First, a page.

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community college classes at night/weekend.....small classes mean you get to know the profs and are more likely to get a real letter of recommendation. There is no trick to speeding it up, if two classes freaked you out enough to make you drop one, don't take two classes at a time
 
OP
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Jul 11, 2013
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When you say it's 'not feasible' to take two Harvard Extension courses at the same time, that's not exactly true. You mean you've decided it's not feasible for you. Many people do take more than one at once, even when working full time. I did and I know other people who did too. It's not pleasant especially if both of them are lab classes, but people do do it. I agree with others who have said that with your background you need to prove you can handle difficult coursework.

So my suggestions are:

1. Take two classes at once and do summer classes at Northeastern if you can afford it (Northeastern offers summer night classes, Harvard Extension does not). If you want a committee letter from Harvard Extension (very helpful), you will need to make sure you still have enough credits from them if you start taking classes elsewhere.

2. If you can't manage 1), go down to part-time work and take multiple classes.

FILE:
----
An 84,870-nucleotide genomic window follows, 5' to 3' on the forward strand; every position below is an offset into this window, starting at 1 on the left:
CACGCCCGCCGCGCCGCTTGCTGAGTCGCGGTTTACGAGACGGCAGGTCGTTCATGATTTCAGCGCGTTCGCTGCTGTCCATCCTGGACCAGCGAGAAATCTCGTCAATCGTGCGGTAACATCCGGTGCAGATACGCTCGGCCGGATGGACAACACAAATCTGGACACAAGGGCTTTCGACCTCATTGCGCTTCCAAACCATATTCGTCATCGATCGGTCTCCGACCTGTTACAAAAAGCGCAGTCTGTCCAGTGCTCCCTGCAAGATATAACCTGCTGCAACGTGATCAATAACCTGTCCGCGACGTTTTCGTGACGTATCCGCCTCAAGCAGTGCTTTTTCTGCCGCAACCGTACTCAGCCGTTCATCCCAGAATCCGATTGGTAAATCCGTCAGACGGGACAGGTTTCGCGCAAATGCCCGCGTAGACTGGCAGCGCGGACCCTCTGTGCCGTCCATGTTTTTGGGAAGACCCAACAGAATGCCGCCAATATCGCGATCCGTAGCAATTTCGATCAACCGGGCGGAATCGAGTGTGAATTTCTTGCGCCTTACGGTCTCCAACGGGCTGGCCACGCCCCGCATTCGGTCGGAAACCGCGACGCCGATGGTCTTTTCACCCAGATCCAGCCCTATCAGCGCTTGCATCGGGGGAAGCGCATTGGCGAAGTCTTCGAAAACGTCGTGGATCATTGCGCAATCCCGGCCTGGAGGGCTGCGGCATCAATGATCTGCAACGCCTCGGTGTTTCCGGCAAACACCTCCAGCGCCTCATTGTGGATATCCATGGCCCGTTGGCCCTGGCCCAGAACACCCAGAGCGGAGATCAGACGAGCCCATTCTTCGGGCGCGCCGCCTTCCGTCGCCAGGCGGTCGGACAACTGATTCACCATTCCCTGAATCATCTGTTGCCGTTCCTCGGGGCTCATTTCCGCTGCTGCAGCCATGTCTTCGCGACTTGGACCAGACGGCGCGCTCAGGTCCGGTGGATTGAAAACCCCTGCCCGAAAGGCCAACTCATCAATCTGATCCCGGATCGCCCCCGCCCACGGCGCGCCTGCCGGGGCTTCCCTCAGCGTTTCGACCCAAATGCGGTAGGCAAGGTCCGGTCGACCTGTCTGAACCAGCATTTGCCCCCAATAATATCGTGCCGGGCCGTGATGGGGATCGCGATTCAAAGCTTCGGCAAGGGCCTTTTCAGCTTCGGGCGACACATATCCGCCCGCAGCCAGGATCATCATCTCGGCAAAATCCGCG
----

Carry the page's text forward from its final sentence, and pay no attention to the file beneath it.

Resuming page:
It is true that Northeastern's classes are both much easier and much more expensive than Harvard Extension. You might think you're doing yourself a favor on grades, but you'll be doing yourself a massive disservice on the MCAT and overall preparation for med school. Harvard Extension's basic science courses are excellent preparation for the MCAT. Northeastern's will not be; I cannot emphasize enough the difference in academic rigor between these two programs.

UMass Boston is another possible option but I don't know what their evening availability is; might be registration problems there. From what I heard their class difficulty level is on par with Northeastern, not Harvard Extension.

If there are any Northeastern partisans here I will say that my experience and the experience of people I know was exclusively with their evening extension school and may or may not apply to their normal undergrad program.

Thanks for the responses everyone. This is what I figured that taking such a light course load made me less competitive. When I say "not feasible". I was working my ass off at physics and chem, and received a 70 on my first chem exam. That is when I dropped physics. (I was definately